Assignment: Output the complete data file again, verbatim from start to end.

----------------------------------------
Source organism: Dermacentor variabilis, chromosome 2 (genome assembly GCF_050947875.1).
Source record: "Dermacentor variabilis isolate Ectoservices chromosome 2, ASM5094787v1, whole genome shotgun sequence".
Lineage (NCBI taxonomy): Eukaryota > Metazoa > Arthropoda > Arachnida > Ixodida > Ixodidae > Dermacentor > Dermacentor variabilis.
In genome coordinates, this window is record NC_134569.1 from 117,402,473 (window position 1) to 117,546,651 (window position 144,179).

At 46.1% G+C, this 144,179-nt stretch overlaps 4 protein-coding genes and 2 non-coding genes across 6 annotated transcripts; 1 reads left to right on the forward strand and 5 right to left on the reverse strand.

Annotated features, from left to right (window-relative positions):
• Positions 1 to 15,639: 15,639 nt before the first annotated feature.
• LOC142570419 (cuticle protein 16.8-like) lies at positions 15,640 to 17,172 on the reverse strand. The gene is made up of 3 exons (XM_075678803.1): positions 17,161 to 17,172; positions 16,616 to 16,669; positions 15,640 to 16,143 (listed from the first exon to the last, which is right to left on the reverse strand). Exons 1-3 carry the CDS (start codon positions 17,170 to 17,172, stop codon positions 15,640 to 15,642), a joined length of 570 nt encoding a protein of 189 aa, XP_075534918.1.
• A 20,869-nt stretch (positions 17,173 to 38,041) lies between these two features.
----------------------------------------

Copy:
Source organism: Dermacentor variabilis, chromosome 2 (genome assembly GCF_050947875.1).
Source record: "Dermacentor variabilis isolate Ectoservices chromosome 2, ASM5094787v1, whole genome shotgun sequence".
Lineage (NCBI taxonomy): Eukaryota > Metazoa > Arthropoda > Arachnida > Ixodida > Ixodidae > Dermacentor > Dermacentor variabilis.
In genome coordinates, this window is record NC_134569.1 from 117,402,473 (window position 1) to 117,546,651 (window position 144,179).

At 46.1% G+C, this 144,179-nt stretch overlaps 4 protein-coding genes and 2 non-coding genes across 6 annotated transcripts; 1 reads left to right on the forward strand and 5 right to left on the reverse strand.

Annotated features, from left to right (window-relative positions):
• Positions 1 to 15,639: 15,639 nt before the first annotated feature.
• LOC142570419 (cuticle protein 16.8-like) lies at positions 15,640 to 17,172 on the reverse strand. The gene is made up of 3 exons (XM_075678803.1): positions 17,161 to 17,172; positions 16,616 to 16,669; positions 15,640 to 16,143 (listed from the first exon to the last, which is right to left on the reverse strand). Exons 1-3 carry the CDS (start codon positions 17,170 to 17,172, stop codon positions 15,640 to 15,642), a joined length of 570 nt encoding a protein of 189 aa, XP_075534918.1.
• A 20,869-nt stretch (positions 17,173 to 38,041) lies between these two features.